Privileged Access Management (PAM)
What Is PAM?
Privileged access management (PAM) is a system that assigns higher permission levels to accounts with access to critical resources and admin-level controls. PAM is based on the principle of least privilege, which is crucial to modern cybersecurity best practices.
Least privilege means making sure that users, programs, or processes have the bare minimum level of permission they need to perform their job or function. Users are only given access to read, write, or execute the documents or resources they require for their role. Least privilege can be used to restrict access controls to applications, devices, processes, and systems. Control can also be role-based, such as applying specific privileges to business departments like human resources, IT, and marketing, or based on factors like location, seniority, or the time of day.
Privileged accounts are especially lucrative to cyber criminals. Such accounts have access or permission to resources and systems that contain highly confidential or sensitive information, They can make administrative changes to applications, IT infrastructure, and systems, and organizations use them to install hardware, make infrastructure updates, and reset passwords.
As a result, they present a serious security risk to organizations. Cyber criminals are especially interested in targeting privileged account credentials, which creates a pressing need for organizations to protect them.
There are many types of privileged accounts. Human privileged accounts include super users, domain administrators, local admins, emergency accounts, and privileged business users. It also includes non-human accounts, such as application and service accounts and secure socket shell (SSH) keys.
PAM encompasses privileged identity management (PIM), which lets organizations monitor and protect superuser accounts.
Privileged access is the process of designating higher access levels to certain files or systems. It enables organizations to secure applications and IT infrastructures, run their business more efficiently, and ensure their sensitive data and most critical infrastructure remain confidential. Privileged access can be applied to both human users and non-human users, such as applications and machines.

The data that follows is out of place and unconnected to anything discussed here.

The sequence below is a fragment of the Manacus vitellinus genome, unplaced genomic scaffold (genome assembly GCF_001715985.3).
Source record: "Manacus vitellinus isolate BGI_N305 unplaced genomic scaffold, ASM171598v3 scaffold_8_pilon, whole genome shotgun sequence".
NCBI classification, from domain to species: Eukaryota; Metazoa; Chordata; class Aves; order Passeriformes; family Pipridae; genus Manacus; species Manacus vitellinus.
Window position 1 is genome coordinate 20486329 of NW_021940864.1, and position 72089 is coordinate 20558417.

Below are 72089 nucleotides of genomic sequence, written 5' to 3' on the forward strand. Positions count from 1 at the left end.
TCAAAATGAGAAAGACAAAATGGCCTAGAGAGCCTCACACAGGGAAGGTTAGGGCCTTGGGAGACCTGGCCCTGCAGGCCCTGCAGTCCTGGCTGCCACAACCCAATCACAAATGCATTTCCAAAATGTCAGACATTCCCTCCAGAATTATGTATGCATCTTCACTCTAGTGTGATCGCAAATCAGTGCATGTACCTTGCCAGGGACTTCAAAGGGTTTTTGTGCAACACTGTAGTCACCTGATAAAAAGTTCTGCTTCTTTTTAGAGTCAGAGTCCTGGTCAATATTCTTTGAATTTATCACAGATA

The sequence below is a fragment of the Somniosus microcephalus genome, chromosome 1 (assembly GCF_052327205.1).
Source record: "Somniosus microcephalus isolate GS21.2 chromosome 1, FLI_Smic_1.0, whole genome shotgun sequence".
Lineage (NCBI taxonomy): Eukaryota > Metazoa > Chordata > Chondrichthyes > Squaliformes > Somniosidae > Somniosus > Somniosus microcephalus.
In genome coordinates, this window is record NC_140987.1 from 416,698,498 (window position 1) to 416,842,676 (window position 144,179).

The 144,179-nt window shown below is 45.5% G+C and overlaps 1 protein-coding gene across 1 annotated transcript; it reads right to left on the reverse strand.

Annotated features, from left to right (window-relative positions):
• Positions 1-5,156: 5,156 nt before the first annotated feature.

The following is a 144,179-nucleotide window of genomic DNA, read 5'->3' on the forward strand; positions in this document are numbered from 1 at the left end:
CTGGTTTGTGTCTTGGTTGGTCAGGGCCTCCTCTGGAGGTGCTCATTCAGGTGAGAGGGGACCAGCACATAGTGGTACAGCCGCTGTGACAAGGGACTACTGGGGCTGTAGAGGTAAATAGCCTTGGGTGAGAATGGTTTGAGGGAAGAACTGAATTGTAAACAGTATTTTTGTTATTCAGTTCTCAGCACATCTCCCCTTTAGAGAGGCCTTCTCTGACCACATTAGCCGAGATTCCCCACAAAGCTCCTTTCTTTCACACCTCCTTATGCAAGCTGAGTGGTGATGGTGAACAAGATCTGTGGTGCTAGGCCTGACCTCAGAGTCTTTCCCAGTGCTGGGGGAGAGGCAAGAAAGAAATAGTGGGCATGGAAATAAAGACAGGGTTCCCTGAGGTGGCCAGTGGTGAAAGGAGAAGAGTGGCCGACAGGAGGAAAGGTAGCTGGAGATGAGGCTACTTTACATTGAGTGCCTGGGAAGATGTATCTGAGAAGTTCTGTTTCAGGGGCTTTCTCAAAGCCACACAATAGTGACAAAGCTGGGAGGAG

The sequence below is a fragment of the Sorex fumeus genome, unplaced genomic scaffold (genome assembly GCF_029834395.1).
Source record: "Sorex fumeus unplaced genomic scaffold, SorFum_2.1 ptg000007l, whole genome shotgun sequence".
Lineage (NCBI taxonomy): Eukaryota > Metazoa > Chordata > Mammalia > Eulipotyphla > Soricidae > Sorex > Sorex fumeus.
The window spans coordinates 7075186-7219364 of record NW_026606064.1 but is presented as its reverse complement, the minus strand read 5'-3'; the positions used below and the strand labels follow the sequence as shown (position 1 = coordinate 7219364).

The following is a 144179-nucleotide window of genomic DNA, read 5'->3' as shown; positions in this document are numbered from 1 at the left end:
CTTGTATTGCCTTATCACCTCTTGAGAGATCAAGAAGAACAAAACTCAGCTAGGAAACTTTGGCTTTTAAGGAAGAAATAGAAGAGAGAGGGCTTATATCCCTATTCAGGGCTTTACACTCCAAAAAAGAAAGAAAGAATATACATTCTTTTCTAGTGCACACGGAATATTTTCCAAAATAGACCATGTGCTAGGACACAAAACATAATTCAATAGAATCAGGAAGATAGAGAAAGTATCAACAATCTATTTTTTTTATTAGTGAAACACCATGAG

Privileged credentials, or privileged passwords, are the login details protecting privileged accounts and critical systems, which include applications, human users, and service accounts. A good example of privileged credentials is SSH keys, which are used to access servers and highly sensitive assets.
Privileged accounts are among the biggest targets for cyber criminals and consequently are one of the main sources of data breaches. Forrester Research insight suggests that 80% of breaches involve privileged credentials. Many major data breaches, such as the 2013 Target attack, were found to be a result of stolen credentials and could have been prevented if the organization had restricted access permissions.
Why PAM Is Needed
PAM solutions are crucial to protecting the privileged accounts that exist across businesses’ on-premises and cloud environments. Privileged accounts often hold the key to confidential and sensitive information that can be hugely damaging for organizations if they fall into the wrong hands.
Privileged accounts are especially vulnerable because of the following risks and challenges:
Privileges Are Over-Distributed
It is easy for organizations to overprovision account privileges to resources that do not need them. Some users also end up accumulating new privileges or retaining privileges they no longer need when their job role changes. This privilege excess, in addition to the growth of cloud adoption and digital transformation, can lead to the organization’s attack surface expanding.
Having admin account privileges beyond what users require increases the risk of exposure to malware and hackers stealing their passwords. This allows unauthorized entities to access all privileges across an account, including all the data on an infected computer, or launch an attack against other computers or servers on the network.
Account and Password Sharing
Privileged credentials for services like Windows Administrator are often shared so that duties and workloads can be amended as required. But sharing passwords can make it impossible to associate malicious actions to a single user, which creates issues around auditing, compliance, and security.
Lack of Privilege Visibility